Yesterday (Wednesday) I stumbled across a post at Leah Libresco's blog, "Unequally Yoked," where she talks about the nature of love. Specifically she does it within the context of the Ron/Hermione relationship. (Leah thinks Ron isn't right for Hermione because he is ambivalent to something that is such a key part of her, her intellectual curiosity.)
Here's the bit that made me so happy:
See, this is exactly why I love culture-wide book clubs. I mention Harry Potter in passing, and you all start discussing the proper nature of love, and whether Ron/Hermione or any of the other case studies we’re all quite familiar with from the series, fit the mold.
Hello, welcome to fandom! Where the drinks are always flowing, the smiles are always warm, and everyone knows what you're talking about when you make "inside" references. When a close friend died years ago I had another friend --a fandom friend-- quote to me Aragorn's line on the hunt for Merry + Pippin, saying that if all they could do on finding them was sit down and starve beside them, they would do that. I knew what they meant immediately, and it meant more than if they'd had to explain it.
I've done similar things with Biblical references, when I was talking to other Biblically literate Christians. I might refer to the widow's mite or the aliens within your gates or the least of these - a simple phrase, but one that communicated a lot more. This was one of the real values of religion for me: it gives a way of talking about things, a kind of language of metaphors that says quite a lot to people who are "fluent." Without getting into a big debate over whether religion is good, this quote in Leah's blog reminded me of a lot of what I love about that part of my life: the metaphors. It's also what I love about Tolkien,and about my third language of metaphor, Plato and the neoplatonists like Anselm, which I can talk with other philosophers for hours on end.
It was nice to see someone outside the club really "get" why it's nice to be able to slip into that shared metaphor, so we can discuss something with other people coming from a similar place. Whatever the metaphor turns out to be.
Btw, here's my take on Leah's post, for the interested:
Leah, reading this I was reminded of Aristotle’s account of friendship in Bk VIII of the Nicomachean Ethics (http://bit.ly/Q06iIn). Aristotle makes the point that true friendship is based on goodness and virtue. Specifically, it’s based on me valuing what makes you tick, not because it brings me pleasure or satisfies some need, but because I recognize it’s good – good in its own sake, good for you.
Say that you’re generous to a fault – you regularly tithe, support several organized charities, and generally give in the best way possible. I on the other hand am stingy. I recognize that your generosity is good, and I am glad that you have this virtue. I may even want to develop this virtue myself (it’s a major way that we develop these virtues myself. The fact that I’m stingy rather than generous doesn’t mean we can’t be friends, because I recognize generosity is good and honor the fact that you have it, even if I’m not generous myself. On the other hand, if I’m stingy and think that’s every bit as valid a way to be as your generosity, I think there’s something missing. I’m undervaluing something good in you. I don’t think that would qualify as true friendship for Aristotle.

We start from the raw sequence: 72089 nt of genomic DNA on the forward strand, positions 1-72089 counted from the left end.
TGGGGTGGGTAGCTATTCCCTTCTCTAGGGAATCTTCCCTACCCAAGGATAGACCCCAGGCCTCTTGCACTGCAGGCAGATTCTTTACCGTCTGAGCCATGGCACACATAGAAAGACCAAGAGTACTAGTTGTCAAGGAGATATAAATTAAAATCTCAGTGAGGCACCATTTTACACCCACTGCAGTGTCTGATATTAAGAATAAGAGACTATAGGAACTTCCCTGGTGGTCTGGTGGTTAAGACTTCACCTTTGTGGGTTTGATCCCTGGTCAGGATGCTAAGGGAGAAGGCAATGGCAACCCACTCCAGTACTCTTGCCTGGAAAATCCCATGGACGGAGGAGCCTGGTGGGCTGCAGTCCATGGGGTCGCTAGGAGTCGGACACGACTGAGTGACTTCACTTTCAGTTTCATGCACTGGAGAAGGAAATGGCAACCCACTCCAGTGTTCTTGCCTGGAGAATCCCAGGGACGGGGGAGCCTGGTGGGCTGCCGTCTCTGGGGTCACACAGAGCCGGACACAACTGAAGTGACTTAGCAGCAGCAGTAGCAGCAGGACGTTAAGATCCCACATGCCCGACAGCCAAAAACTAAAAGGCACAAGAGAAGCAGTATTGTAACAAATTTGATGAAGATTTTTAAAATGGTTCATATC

I wonder if that’s what’s giving you pause about Ron and Hermione? It’s not that Ron isn’t smart or is bored stiff spending time in the library. If he wanted to develop intellectual curiosity, or even recognized Hermione’s curiosity as something good in itself (rather than just good for him instrumentally), that would be fine. Instead, I do think the only way Ron values Hermione’s curiosity is as a tool for getting him stuff. Maybe this is being seventeen, maybe he’ll grow out of it – but I can see why the Ron/Hermione we’re given in canon wouldn’t seem like true love. It always bothered me, too.
Then again, I was always a Harry/Hermione girl myself, so perhaps I’m a bit biased. :-)
Also, Leah posted this snippet of a scene, deleted from the final HP film. Fun!
Today's (Thursday's) happiness involved an unplanned trip through midtown Manhattan. When I go to therapy at Columbus Circle, I usually take the two train down the west side of Manhattan. But there's construction on the track and the train followed an alternate route down the east side of the island. (Non-New Yorkers: Manhattan is a long island with Central Park in the middle. This means there are two halves that don't always work well together, public transit-wise.) They didn't tell us this until after we were actually on the subway meaning I couldn't look up a map online using my iPhone, and for some reason my train car didn't have a map.
I took a bit of a flyer and got off the train at 42nd street, which I vaguely recognized as Times Square (a major stop on the right side of the island) and thought I would be able to transfer to a different train line. Turns out ther eare two 42nd street stops and I was at the wrong one. Since I had an appointment I decided to hop in a cab rather than getting lost again and being seriously late.
The cool thing: at the cab queue I got put i9nto not an actual cab but a seat no bigger than a loveseat behind a bicycle. Open-air for the most part, and going slow enough that I could take in the scenery. I even saw some protesters in front of a bank headquarters. Lots of beautiful architecture, people sitting in plazas, women window shopping in boutiques - and all without having to fight the crowds. It was definitely off the tourist track, and was a part of town I'd never seen before - taken in quite by accident!